The Pros and Cons of Technology Implementation in Schools - ZamboTimes It is hard to deny the impact of modern technology in our lives. Technology has made things happen which we would have thought to be not possible decades ago. Technology has made life far more convenient for many of us. These days majority of the people and businesses are largely dependent on computers and unable to function effectively without it. Probably one of the most well known benefit of technology at school is that it provides a great wealth of knowledge to the students. Computers help students to learn through exploration. But the presence of modern technology in our educational system is not without its disadvantages. Social economic status may also prevent some students to enjoy the benefits of technology that is offered at school. So the implementation of technology in the educational system has its ups and downs. Published At: Isnare.com Free Articles Directory - Link:

part 1 #1 Persuasive Games "Bogost creates and writes about serious games, seemingly simple diversions that deliver educational political and advertising content alongside entertainment. In Persuasive Games, he offers an academic but accessible introduction to their potential, and it is very meaty reading for anybody interested in where the interactive arts meet real-world topics.", Scott Colbourne, The Globe and The Mail "Bogost's book provides a new lens—procedural rhetoric—to use in the analysis of games and an excellent survey of the history of games of this ilk." , Steve Jacobs, American Journal of Play “Do not wait: start reading this stimulating book.” , Jan H.G. "Whether we call them ‘serious games’, ‘persuasive games’, or simply ‘video games’, it is clear that there is much of rhetorical significance to mine from the electronic representations and interactions that have captivated such a large portion of the world’s population.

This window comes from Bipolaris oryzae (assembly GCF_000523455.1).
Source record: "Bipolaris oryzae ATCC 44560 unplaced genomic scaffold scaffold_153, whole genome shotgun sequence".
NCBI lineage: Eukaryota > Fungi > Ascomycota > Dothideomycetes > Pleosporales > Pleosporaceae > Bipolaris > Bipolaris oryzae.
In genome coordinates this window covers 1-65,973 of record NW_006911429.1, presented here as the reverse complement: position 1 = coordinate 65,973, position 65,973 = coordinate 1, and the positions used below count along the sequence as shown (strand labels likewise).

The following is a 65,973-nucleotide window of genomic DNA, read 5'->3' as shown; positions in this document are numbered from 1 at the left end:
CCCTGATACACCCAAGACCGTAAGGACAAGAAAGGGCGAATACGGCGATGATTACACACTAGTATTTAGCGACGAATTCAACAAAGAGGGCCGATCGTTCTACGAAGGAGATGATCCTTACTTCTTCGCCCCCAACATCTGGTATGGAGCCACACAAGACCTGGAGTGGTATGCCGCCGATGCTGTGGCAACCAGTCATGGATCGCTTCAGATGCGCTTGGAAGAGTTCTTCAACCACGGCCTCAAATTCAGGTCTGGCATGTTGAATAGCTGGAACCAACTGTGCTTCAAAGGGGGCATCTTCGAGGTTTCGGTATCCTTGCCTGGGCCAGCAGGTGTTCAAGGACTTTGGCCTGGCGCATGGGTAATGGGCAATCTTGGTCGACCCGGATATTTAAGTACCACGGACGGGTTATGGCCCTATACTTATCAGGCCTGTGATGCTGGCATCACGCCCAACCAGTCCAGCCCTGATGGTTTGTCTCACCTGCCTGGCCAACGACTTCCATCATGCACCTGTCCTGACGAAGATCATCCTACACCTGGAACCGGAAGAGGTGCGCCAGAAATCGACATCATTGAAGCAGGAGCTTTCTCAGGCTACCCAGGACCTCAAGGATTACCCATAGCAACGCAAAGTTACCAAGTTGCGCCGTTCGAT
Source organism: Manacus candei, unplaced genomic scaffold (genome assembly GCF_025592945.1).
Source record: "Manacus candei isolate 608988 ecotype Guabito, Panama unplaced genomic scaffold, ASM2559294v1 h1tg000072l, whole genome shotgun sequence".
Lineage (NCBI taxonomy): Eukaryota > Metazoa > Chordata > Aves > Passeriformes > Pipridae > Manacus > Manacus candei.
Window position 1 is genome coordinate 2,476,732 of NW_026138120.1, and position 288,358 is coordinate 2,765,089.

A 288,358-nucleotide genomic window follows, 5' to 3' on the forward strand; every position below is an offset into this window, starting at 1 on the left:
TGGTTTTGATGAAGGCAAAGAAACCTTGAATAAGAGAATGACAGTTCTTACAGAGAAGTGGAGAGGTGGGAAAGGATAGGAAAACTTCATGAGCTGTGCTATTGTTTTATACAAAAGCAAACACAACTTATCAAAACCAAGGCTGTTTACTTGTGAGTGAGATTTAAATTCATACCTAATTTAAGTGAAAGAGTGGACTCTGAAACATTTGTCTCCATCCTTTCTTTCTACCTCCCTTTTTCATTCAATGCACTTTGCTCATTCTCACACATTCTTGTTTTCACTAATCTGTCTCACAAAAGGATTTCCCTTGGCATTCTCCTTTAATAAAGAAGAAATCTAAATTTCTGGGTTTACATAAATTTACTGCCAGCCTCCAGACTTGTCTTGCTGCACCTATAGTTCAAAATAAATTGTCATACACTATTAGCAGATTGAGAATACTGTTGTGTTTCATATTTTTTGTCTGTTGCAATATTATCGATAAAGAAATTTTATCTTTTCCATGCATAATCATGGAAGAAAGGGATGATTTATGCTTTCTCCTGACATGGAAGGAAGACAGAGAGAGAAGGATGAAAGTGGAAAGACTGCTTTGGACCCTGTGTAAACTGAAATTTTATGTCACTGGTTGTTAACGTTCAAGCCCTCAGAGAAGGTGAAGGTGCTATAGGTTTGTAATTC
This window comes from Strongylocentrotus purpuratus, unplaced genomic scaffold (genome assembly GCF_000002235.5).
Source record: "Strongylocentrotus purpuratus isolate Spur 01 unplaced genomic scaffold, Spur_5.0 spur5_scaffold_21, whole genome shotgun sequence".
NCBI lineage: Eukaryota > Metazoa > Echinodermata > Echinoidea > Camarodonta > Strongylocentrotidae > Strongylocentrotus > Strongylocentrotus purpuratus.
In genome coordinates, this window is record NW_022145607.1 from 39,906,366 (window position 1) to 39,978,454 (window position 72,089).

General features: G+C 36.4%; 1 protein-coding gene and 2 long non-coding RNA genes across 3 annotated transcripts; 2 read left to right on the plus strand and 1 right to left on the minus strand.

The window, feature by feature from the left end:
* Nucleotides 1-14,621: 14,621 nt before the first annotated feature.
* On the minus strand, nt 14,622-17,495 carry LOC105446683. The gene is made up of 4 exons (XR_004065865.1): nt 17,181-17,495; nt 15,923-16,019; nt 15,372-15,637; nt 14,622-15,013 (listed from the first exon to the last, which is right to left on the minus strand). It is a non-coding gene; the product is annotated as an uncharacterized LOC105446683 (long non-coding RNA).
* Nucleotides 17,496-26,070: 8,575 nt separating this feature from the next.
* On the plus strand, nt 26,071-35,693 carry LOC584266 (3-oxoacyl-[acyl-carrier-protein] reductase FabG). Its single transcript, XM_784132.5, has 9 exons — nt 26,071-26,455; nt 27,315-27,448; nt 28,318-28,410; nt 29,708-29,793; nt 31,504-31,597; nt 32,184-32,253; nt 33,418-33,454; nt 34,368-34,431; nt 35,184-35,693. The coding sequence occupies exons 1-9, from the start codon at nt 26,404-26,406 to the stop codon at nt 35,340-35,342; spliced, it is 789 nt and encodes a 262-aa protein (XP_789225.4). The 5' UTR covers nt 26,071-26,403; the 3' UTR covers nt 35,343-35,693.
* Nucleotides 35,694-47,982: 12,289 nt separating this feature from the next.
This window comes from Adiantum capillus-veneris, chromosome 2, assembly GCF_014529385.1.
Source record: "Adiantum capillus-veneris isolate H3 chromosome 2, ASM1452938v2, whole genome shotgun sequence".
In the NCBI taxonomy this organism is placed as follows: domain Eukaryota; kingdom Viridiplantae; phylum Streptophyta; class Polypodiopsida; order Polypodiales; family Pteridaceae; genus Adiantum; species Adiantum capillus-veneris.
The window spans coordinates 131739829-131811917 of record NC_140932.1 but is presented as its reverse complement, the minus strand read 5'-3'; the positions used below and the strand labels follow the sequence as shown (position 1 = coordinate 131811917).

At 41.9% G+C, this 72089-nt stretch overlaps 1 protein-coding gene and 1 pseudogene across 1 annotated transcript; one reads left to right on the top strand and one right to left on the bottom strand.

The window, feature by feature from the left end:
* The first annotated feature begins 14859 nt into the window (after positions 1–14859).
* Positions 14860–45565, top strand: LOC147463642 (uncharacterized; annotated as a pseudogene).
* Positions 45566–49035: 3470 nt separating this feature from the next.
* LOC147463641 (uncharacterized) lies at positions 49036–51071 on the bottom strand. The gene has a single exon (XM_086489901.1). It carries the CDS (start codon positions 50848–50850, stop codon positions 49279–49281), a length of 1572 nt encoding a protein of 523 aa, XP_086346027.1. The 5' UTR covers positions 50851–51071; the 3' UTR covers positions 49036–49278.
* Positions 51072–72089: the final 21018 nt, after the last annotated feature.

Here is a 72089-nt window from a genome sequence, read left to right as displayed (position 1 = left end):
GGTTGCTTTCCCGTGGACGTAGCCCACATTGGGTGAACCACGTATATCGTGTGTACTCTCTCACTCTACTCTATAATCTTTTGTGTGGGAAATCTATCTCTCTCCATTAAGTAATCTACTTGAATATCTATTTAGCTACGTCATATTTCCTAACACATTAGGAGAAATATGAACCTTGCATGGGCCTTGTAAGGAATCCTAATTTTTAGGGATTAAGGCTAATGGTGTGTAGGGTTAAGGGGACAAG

Call of Duty: Black Ops II Call of Duty: Black Ops II is a 2012 first-person shooter video game, developed by Treyarch and published by Activision (Square Enix for Japan). It was released on November 13, 2012 for PlayStation 3, Xbox 360, and Microsoft Windows and on November 18, 2012 in North America, November 30, 2012 in Europe and Australia for the Wii U.[5][6][7] Square Enix released the game for the Japanese market on November 22, 2012 as a subbed version. A Japanese voice-dubbed version was released separately on December 20, 2012. The Japanese release of the Wii U port is only the dubbed version since the console was not available in Japan in November.[9] Black Ops II is the ninth game in the Call of Duty franchise of video games and a sequel to the 2010 game Call of Duty: Black Ops. The game was launched at 16,000 stores worldwide at midnight on November 13, 2012.[10] The game is the first in the series to feature significant elements of nonlinear gameplay, most notably multiple endings.[16] Synopsis[edit]

Part 2 #4 Coming of age in second life: an ...